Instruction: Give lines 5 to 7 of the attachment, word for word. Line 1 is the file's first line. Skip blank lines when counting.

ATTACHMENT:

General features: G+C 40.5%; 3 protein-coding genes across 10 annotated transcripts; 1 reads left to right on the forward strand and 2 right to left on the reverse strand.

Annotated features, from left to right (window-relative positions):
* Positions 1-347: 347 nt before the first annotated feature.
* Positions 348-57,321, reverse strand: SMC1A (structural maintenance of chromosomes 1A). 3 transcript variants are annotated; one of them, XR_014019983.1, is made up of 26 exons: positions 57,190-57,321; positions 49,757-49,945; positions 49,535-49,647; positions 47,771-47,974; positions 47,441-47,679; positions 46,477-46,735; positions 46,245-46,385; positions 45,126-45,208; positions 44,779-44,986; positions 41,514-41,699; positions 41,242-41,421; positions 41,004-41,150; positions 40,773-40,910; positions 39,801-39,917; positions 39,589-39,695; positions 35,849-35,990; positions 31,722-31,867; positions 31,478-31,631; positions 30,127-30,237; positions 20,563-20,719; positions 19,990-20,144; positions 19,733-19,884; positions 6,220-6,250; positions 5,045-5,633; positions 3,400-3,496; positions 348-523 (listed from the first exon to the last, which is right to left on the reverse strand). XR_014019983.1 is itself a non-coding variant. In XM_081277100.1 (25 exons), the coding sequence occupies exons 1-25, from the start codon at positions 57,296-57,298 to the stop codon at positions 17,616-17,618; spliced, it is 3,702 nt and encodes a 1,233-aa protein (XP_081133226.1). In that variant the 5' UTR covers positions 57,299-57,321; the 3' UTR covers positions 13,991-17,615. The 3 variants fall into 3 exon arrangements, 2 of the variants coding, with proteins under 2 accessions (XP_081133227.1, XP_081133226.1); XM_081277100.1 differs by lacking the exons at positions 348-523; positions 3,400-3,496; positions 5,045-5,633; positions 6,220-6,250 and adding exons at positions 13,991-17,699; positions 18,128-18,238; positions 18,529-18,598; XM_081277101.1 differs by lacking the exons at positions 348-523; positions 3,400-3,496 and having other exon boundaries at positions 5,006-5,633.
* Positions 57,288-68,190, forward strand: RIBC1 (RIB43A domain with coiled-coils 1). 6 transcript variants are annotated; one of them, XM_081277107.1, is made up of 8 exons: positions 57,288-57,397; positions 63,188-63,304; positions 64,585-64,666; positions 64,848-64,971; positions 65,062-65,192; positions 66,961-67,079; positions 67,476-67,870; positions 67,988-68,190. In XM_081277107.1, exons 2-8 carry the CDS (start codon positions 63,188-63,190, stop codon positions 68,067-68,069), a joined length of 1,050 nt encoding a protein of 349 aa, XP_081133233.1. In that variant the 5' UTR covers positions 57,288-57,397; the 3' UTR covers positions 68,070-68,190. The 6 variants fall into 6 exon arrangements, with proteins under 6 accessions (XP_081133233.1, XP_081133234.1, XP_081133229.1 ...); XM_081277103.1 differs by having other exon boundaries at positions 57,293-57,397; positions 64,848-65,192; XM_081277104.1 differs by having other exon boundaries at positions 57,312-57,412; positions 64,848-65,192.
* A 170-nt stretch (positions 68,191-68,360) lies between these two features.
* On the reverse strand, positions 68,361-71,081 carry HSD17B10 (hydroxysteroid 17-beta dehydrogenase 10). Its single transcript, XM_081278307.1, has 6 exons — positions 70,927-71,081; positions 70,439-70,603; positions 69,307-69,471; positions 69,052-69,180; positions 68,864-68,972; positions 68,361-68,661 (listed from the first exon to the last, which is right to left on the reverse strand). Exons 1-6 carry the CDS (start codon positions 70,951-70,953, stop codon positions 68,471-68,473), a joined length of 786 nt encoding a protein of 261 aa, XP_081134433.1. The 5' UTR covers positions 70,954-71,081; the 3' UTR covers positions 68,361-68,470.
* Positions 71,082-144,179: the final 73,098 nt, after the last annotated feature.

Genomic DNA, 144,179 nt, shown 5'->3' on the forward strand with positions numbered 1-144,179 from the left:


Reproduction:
* Positions 57,288-68,190, forward strand: RIBC1 (RIB43A domain with coiled-coils 1). 6 transcript variants are annotated; one of them, XM_081277107.1, is made up of 8 exons: positions 57,288-57,397; positions 63,188-63,304; positions 64,585-64,666; positions 64,848-64,971; positions 65,062-65,192; positions 66,961-67,079; positions 67,476-67,870; positions 67,988-68,190. In XM_081277107.1, exons 2-8 carry the CDS (start codon positions 63,188-63,190, stop codon positions 68,067-68,069), a joined length of 1,050 nt encoding a protein of 349 aa, XP_081133233.1. In that variant the 5' UTR covers positions 57,288-57,397; the 3' UTR covers positions 68,070-68,190. The 6 variants fall into 6 exon arrangements, with proteins under 6 accessions (XP_081133233.1, XP_081133234.1, XP_081133229.1 ...); XM_081277103.1 differs by having other exon boundaries at positions 57,293-57,397; positions 64,848-65,192; XM_081277104.1 differs by having other exon boundaries at positions 57,312-57,412; positions 64,848-65,192.
* A 170-nt stretch (positions 68,191-68,360) lies between these two features.
* On the reverse strand, positions 68,361-71,081 carry HSD17B10 (hydroxysteroid 17-beta dehydrogenase 10). Its single transcript, XM_081278307.1, has 6 exons — positions 70,927-71,081; positions 70,439-70,603; positions 69,307-69,471; positions 69,052-69,180; positions 68,864-68,972; positions 68,361-68,661 (listed from the first exon to the last, which is right to left on the reverse strand). Exons 1-6 carry the CDS (start codon positions 70,951-70,953, stop codon positions 68,471-68,473), a joined length of 786 nt encoding a protein of 261 aa, XP_081134433.1. The 5' UTR covers positions 70,954-71,081; the 3' UTR covers positions 68,361-68,470.